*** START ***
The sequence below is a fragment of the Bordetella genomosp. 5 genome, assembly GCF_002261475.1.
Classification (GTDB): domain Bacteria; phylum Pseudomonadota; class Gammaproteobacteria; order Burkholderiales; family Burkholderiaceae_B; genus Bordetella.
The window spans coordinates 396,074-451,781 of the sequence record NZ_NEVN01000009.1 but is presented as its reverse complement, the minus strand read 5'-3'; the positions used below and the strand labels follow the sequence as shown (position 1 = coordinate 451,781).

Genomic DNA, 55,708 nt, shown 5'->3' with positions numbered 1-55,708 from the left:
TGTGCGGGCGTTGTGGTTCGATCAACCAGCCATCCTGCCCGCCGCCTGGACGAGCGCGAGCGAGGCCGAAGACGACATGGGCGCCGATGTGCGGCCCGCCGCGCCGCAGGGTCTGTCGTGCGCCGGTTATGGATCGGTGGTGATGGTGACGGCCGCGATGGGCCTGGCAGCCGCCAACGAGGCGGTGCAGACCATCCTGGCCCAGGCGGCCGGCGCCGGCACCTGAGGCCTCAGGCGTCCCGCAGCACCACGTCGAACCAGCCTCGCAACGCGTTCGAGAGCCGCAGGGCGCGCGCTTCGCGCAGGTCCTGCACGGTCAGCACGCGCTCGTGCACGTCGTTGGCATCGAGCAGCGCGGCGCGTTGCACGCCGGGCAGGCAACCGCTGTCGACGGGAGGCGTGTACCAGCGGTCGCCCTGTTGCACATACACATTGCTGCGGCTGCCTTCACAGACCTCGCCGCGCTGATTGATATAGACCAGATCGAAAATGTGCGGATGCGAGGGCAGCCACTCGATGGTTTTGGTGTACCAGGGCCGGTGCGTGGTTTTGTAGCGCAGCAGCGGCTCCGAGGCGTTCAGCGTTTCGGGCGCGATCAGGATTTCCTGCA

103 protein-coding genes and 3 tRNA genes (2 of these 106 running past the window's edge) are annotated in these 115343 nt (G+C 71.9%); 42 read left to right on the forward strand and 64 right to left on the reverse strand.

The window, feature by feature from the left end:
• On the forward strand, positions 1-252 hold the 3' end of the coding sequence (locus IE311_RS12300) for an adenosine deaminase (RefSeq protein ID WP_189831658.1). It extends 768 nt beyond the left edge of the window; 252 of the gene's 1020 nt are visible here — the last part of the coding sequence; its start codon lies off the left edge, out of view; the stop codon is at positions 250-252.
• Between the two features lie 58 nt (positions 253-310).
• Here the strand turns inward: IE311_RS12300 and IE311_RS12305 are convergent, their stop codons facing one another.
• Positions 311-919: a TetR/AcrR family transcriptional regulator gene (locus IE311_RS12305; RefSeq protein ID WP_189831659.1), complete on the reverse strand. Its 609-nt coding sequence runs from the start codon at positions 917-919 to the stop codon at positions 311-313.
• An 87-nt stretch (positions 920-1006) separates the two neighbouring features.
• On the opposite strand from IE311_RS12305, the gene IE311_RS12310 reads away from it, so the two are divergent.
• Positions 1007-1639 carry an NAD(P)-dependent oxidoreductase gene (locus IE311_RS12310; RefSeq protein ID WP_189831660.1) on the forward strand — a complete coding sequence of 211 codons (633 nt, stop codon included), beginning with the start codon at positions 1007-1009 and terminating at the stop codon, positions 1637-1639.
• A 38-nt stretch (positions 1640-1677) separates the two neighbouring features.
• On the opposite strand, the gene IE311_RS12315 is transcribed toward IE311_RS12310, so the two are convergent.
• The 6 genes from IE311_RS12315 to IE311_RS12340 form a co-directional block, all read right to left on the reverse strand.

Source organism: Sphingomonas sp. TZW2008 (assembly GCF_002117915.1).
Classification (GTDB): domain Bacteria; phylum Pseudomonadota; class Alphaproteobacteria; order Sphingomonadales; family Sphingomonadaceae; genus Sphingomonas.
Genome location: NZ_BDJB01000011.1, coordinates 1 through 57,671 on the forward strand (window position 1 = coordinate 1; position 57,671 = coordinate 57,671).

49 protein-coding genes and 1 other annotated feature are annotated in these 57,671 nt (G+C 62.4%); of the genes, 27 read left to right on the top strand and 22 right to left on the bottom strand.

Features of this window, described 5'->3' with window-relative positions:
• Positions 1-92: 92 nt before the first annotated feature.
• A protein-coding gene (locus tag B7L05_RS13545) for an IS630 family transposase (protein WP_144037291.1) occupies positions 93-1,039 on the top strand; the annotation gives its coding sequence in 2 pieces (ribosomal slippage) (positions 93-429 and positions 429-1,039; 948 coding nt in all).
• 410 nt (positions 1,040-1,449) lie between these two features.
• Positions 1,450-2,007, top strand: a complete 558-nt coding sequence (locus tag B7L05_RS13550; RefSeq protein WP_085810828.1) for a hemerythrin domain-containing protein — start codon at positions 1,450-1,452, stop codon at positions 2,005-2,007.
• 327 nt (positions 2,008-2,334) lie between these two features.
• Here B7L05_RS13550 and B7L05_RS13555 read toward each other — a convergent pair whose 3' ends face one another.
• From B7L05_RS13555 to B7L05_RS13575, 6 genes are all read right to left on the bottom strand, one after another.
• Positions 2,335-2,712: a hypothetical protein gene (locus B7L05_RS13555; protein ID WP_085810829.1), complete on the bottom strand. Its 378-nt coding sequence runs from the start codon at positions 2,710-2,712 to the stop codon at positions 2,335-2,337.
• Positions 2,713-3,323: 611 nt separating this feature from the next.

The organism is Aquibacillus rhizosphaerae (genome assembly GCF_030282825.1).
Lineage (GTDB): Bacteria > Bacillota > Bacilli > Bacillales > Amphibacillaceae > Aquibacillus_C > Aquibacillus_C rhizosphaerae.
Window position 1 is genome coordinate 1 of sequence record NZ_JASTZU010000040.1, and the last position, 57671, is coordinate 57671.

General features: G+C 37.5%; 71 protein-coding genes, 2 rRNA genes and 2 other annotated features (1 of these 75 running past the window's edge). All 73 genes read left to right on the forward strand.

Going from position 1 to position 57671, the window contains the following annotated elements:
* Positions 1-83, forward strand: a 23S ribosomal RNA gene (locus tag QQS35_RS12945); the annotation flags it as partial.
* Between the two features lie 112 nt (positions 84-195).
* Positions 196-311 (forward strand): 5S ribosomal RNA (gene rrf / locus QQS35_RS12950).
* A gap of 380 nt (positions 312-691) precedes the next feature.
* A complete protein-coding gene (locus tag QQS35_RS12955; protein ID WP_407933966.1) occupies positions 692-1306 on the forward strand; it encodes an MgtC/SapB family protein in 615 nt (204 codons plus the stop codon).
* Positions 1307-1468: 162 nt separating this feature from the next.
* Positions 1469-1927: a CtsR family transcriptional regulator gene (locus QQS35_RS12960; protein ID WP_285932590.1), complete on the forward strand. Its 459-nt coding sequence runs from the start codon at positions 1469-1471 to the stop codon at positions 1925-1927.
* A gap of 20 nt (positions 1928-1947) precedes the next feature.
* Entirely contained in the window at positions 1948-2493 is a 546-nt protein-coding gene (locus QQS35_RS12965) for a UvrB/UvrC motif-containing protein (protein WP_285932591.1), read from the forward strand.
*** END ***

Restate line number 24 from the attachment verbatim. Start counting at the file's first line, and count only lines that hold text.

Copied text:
• A protein-coding gene (locus tag B7L05_RS13545) for an IS630 family transposase (protein WP_144037291.1) occupies positions 93-1,039 on the top strand; the annotation gives its coding sequence in 2 pieces (ribosomal slippage) (positions 93-429 and positions 429-1,039; 948 coding nt in all).